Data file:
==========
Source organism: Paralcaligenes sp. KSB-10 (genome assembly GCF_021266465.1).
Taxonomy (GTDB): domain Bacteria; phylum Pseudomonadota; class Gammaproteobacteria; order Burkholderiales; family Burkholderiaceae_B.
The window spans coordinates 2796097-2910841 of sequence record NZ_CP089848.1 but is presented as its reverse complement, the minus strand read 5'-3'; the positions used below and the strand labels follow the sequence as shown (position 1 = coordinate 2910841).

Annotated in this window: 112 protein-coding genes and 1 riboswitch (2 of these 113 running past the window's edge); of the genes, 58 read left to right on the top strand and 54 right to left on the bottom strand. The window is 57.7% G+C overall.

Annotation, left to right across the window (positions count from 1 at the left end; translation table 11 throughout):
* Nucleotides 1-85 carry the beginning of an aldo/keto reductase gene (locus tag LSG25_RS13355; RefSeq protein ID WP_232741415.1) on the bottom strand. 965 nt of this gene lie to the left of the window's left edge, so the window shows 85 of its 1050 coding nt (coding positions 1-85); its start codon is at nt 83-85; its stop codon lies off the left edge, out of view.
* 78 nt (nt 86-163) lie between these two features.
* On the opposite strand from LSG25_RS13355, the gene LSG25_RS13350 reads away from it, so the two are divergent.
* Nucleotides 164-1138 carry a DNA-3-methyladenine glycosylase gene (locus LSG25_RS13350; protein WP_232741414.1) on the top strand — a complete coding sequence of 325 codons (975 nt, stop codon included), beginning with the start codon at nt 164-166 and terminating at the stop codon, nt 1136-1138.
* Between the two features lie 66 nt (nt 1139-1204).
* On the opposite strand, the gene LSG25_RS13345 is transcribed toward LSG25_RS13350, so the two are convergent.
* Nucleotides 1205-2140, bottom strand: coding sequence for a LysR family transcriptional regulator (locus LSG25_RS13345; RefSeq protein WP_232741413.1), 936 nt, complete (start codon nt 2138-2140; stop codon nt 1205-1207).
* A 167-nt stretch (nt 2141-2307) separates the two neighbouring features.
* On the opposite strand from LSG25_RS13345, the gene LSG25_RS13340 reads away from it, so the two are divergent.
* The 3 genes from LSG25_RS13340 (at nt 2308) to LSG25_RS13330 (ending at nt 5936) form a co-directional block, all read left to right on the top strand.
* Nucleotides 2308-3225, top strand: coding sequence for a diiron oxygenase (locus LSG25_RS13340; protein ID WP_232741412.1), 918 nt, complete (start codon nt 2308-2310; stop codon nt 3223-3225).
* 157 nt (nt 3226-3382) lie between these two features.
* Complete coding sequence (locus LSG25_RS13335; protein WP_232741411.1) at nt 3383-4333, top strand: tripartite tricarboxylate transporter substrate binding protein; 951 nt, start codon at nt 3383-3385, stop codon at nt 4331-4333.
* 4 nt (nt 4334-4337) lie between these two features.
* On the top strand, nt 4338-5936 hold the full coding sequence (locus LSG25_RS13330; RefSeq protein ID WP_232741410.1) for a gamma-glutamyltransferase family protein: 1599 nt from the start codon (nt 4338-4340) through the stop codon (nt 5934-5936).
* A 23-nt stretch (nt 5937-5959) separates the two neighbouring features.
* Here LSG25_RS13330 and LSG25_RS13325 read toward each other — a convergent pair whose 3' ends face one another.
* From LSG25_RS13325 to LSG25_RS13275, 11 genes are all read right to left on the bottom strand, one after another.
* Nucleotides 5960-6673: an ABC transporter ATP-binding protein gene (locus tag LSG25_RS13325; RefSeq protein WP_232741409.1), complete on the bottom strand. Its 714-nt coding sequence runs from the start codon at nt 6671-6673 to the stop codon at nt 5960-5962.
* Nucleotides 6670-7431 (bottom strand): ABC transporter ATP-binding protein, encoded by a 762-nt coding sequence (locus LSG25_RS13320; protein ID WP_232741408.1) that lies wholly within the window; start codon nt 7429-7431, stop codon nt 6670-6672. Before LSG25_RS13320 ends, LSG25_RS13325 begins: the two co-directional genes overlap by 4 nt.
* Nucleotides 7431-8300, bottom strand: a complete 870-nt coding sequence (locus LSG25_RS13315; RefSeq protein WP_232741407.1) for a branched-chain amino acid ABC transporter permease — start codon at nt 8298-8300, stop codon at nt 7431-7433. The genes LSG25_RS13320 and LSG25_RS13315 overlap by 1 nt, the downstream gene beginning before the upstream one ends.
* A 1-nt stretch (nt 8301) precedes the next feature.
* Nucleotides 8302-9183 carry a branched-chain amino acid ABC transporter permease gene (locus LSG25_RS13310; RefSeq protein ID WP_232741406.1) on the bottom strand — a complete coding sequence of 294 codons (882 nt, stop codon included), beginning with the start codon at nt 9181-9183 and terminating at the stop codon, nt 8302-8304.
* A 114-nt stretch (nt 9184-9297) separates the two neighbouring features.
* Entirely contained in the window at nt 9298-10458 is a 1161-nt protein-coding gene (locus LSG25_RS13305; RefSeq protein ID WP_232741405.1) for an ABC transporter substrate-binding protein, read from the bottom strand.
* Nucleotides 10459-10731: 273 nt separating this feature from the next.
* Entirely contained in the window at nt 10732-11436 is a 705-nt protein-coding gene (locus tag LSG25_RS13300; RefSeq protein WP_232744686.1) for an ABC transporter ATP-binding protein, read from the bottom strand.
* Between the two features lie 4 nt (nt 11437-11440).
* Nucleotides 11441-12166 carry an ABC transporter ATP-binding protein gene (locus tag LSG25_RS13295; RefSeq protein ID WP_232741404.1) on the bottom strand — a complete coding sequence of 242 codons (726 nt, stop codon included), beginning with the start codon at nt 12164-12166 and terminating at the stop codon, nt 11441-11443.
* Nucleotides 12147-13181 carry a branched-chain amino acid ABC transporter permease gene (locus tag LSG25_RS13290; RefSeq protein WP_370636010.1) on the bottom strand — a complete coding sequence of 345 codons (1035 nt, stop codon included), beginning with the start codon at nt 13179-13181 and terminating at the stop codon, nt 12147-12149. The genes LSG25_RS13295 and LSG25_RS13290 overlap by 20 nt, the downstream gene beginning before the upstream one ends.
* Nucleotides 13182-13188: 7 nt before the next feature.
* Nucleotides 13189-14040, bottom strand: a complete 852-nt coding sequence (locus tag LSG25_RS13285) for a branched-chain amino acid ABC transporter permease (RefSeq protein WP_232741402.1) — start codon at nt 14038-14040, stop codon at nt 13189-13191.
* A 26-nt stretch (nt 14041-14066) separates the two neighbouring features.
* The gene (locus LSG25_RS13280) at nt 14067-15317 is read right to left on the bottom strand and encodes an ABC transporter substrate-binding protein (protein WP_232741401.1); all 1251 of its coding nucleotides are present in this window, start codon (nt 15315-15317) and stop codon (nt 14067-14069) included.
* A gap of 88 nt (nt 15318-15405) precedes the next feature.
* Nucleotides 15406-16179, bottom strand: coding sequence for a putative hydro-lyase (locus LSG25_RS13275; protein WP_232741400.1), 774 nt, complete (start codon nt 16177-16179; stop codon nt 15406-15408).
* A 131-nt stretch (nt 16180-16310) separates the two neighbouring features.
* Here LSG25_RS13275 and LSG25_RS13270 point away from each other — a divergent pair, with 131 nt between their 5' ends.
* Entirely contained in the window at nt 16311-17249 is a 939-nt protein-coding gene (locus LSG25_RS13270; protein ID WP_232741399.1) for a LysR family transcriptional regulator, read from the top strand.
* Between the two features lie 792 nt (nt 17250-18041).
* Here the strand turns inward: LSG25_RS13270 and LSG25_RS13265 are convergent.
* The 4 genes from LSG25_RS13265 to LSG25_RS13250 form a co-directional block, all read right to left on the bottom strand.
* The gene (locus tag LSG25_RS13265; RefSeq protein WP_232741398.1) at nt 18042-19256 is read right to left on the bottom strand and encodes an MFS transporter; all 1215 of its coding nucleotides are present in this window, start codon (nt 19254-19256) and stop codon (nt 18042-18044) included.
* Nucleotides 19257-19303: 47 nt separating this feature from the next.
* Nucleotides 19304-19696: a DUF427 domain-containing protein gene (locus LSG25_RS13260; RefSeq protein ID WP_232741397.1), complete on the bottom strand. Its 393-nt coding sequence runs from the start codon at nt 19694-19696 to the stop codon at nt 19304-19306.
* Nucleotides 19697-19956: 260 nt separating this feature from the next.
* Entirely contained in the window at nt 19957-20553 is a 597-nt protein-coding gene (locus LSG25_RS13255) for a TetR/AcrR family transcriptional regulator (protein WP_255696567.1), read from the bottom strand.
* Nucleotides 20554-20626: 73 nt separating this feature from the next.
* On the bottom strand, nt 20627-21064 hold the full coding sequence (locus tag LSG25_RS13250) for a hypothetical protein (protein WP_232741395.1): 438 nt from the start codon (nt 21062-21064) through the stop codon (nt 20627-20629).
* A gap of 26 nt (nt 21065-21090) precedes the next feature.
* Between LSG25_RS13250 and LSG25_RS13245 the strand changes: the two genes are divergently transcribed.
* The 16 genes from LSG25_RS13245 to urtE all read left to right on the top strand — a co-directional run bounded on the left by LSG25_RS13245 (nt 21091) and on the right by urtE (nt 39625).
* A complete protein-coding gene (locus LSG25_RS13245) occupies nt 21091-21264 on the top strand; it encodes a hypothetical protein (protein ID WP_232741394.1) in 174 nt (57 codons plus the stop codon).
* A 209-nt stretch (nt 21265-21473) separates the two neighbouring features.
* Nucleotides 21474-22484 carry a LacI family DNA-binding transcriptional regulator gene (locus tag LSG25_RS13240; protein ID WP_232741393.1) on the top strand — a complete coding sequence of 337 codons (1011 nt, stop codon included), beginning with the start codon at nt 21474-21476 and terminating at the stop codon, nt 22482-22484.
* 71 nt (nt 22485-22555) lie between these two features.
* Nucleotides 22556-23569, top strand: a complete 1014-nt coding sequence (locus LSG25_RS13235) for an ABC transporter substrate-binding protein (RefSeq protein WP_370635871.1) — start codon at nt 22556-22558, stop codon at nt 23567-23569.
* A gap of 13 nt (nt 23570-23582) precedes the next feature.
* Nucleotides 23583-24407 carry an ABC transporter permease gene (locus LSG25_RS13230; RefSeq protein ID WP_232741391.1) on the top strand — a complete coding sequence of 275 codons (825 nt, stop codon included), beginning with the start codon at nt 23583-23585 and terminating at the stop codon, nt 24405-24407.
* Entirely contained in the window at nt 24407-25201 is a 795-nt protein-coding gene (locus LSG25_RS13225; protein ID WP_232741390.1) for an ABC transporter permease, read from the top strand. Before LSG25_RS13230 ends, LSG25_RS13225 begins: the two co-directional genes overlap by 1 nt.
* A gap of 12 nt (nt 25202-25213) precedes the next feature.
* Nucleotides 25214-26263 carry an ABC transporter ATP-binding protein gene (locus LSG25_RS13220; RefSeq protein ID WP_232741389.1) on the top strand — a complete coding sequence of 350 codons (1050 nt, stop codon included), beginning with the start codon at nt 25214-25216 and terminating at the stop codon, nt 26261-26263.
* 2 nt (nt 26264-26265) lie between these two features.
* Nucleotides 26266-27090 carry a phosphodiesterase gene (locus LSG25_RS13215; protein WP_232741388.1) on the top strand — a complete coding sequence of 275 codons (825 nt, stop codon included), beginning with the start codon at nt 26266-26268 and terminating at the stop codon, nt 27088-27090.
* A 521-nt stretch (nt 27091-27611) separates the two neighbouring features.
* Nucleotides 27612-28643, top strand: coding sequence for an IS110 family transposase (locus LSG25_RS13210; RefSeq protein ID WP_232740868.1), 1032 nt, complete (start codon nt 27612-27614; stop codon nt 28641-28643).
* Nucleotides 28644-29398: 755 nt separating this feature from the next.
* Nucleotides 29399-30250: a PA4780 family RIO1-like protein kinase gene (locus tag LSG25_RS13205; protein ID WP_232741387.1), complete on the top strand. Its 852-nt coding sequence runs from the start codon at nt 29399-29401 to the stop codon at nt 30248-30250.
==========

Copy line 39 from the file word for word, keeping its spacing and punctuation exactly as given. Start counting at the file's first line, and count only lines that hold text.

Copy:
* The gene (locus LSG25_RS13280) at nt 14067-15317 is read right to left on the bottom strand and encodes an ABC transporter substrate-binding protein (protein WP_232741401.1); all 1251 of its coding nucleotides are present in this window, start codon (nt 15315-15317) and stop codon (nt 14067-14069) included.